It is shown that Russell's Paradox can be solved without advocating the Theory of Types, and also that the Liar's Paradox can be solved in much the same way. Neither solution requires that any of our commonsense-based beliefs be revised, let alone jettisoned. It is also shown that the Theory of Types is false.
    Download  
     
    Export citation  
     
    Bookmark  
  13. Marxist Trait of Revisionism: Leszek Kołakowski’s Consistent Transition to Inconsistent Philosophy.Adam Olczyk - 2017 - Hybris. Internetowy Magazyn Filozoficzny 37:12-33.
    In the article the author describes theoretical reasons that stood behind Kołakowski's transition from being an orthodox Marxist to become an actual leader of the polish revisionist movement. His intention is to concentrate on those aspects of Kołakowski's thought that have not changed, apart from any biographical and psychological reasons. (1) First of those features is Kołakowski's inability of completability, the anti-code disposition. (2) The second trait is the moral attitude, an intention to influence on people's morality by convincing them (...)
    Download  
     
    Export citation  
     
    Bookmark  
  14. The Indispensable Mental Element of Justification and the Failure of Purely Objectivist (Mostly “Revisionist”) Just War Theories.Uwe Steinhoff - 2020 - Zeitschrift Für Ethik Und Moralphilosophie (1):51-67.
    The “right intention” requirement, in the form of a requirement that the agent must have a justified true belief that the mind-independent conditions of the justification to use force are fulfilled, is not an additional criterion, but one that constrains the interpretation of the other criteria. Without it, the only possible interpretation of the mind-independent criteria is purely objectivist, that is, purely fact-relative. Pure objectivism condemns self-defense and just war theory to irrelevance since it cannot provide proper action guidance: it (...)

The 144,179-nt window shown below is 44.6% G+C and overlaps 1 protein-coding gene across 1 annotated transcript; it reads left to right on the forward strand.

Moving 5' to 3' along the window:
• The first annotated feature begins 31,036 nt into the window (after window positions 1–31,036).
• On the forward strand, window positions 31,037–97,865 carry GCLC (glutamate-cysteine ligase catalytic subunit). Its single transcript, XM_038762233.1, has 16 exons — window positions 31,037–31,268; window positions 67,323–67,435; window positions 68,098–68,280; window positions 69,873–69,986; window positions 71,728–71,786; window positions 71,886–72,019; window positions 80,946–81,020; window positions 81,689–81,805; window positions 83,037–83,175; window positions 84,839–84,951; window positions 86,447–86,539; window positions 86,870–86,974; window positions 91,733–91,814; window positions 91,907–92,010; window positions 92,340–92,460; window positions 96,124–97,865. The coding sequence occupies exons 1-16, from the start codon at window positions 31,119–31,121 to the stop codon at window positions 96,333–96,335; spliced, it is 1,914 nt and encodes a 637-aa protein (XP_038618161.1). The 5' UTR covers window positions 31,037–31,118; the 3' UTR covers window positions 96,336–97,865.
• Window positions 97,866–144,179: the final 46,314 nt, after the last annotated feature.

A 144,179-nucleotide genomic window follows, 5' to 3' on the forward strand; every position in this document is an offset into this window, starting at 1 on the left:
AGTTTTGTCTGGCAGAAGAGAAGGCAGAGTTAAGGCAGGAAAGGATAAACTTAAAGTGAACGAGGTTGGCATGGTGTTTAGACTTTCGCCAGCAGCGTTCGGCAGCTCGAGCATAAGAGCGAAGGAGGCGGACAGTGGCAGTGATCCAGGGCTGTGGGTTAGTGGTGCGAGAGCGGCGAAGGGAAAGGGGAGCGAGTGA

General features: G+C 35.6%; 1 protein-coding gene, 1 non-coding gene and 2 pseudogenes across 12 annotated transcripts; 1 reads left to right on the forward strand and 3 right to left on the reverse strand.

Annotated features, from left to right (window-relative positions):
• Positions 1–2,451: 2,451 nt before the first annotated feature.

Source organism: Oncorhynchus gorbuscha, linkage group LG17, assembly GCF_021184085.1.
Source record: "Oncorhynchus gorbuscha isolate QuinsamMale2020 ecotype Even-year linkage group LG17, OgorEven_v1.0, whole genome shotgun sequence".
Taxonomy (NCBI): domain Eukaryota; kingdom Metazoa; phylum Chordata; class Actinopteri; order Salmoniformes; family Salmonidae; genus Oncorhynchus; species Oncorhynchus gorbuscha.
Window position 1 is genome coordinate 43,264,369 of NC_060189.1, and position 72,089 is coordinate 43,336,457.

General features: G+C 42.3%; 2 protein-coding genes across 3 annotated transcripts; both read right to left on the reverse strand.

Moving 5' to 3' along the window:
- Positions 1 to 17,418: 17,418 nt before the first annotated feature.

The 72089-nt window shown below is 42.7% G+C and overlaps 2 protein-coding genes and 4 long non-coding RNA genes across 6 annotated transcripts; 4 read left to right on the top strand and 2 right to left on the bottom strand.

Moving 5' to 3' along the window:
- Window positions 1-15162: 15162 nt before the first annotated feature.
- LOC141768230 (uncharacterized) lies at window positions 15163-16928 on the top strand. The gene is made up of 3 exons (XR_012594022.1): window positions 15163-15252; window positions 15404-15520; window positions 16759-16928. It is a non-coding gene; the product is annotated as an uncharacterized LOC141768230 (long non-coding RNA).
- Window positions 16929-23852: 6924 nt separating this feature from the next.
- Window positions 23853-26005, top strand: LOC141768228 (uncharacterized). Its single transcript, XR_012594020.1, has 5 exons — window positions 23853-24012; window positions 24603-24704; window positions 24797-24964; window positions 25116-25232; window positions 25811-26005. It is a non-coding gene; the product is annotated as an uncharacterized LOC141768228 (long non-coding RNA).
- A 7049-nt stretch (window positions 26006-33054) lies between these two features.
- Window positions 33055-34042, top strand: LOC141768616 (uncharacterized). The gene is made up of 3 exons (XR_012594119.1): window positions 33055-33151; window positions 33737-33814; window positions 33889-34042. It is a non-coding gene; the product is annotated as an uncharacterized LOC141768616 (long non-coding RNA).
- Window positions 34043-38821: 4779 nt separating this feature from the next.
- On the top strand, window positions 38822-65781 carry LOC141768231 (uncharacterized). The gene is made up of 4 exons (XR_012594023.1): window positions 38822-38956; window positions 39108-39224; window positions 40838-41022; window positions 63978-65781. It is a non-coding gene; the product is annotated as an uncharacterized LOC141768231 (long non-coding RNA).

Download  
     
    Export citation  
     
    Bookmark  
  15.  14
    The Cultural Revisionist Element Behind P. R. China’s Neo-Nazism: A Cross-Cultural and Cross-Religion Research.Yang Immanuel Pachankis - 2022 - International Journal of Advanced Multidisciplinary Research and Studies 2 (4):435-451.
    Modern and contemporary politics of P. R. China contain many elements similar to neo-Nazism if not anti-communist. The derivation from Communist doctrines was a less-known debate inside the CPC party leadership soon after the declaration on the founding of People’s Republic of China - notably between Mao, Zedong and the state leadership which resulted in the criminalization of the first president Liu, Shaoqi. The researcher, as a self-identified cisgender homosexual male and Christian, observed the cultural revisionist developments of the P. (...)